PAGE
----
Ischaemic heart disease

Restrictive blood transfusion strategy supported for MI patients with anaemia

Restricting blood transfusion in anaemic heart attack patients to those with very low haemoglobin levels saves blood with no negative impact on clinical outcomes, a European study has shown.

The REALITY trial compared a restrictive vs liberal transfusion policy in 668 patients during hospital admission with acute MI and anaemia (haemoglobin 100 g/L or below, but above 70 g/L).

In the restrictive strategy, transfusion was withheld unless haemoglobin dropped to 80 g/L. In the liberal strategy, transfusion was given as soon as haemoglobin was 100 g/L or below.

Results presented at the European Society of Cardiology virtual meeting (ESC 2020) showed that the restrictive transfusion strategy was non-inferior to the liberal strategy in the primary endpoint of preventing major adverse cardiac events (MACE) at 30 days.

The primary clinical outcome occurred in 36 patients (11.0%) allocated to the restrictive strategy and 45 patients (14.0%) patients allocated to the liberal strategy (difference -3.0%; 95% confidence interval [CI] -8.4% to 2.4%).

The relative risk of 30-day MACE with the restrictive versus liberal strategy was 0.79.

Cost effectiveness analysis indicated that the restrictive strategy had an 84% probability of being cost-saving while improving clinical outcomes, i.e. “dominant” from a medico-economic standpoint.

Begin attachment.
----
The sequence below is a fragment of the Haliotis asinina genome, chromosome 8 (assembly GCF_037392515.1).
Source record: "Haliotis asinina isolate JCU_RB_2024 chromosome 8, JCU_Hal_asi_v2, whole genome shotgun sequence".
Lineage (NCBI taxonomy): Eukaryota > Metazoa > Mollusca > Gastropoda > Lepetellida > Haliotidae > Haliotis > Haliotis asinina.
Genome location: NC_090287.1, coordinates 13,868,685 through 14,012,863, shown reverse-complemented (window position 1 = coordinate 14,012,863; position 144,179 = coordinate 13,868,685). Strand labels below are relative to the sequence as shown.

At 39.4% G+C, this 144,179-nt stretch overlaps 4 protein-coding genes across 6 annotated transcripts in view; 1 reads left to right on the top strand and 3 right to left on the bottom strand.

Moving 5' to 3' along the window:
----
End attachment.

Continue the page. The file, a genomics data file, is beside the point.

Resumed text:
Regarding safety, compared to patients receiving the liberal strategy, those allocated to the restrictive strategy were significantly less likely to develop an infection (restrictive 0.0% vs. liberal 1.5%; p=0.03) or acute lung injury (restrictive 0.3% vs. liberal 2.2%; p=0.03).

The study investigators said the findings should help resolve clinical uncertainty over the benefits of blood transfusion for anaemia, which affects 5–10% of patients with myocardial infarction and is an independent predictor of cardiac events and increased mortality.

Principal investigator Professor Philippe Gabriel Steg of Hospital Bichat, Paris, said: “Blood is a precious resource, and transfusion is costly, logistically cumbersome, and has side effects. The REALITY trial supports the use of a restrictive strategy for blood transfusion in myocardial infarction patients with anaemia.

“The restrictive strategy saves blood, is safe, and is at least as effective in preventing 30-day cardiac events compared to a liberal strategy, while saving money.”

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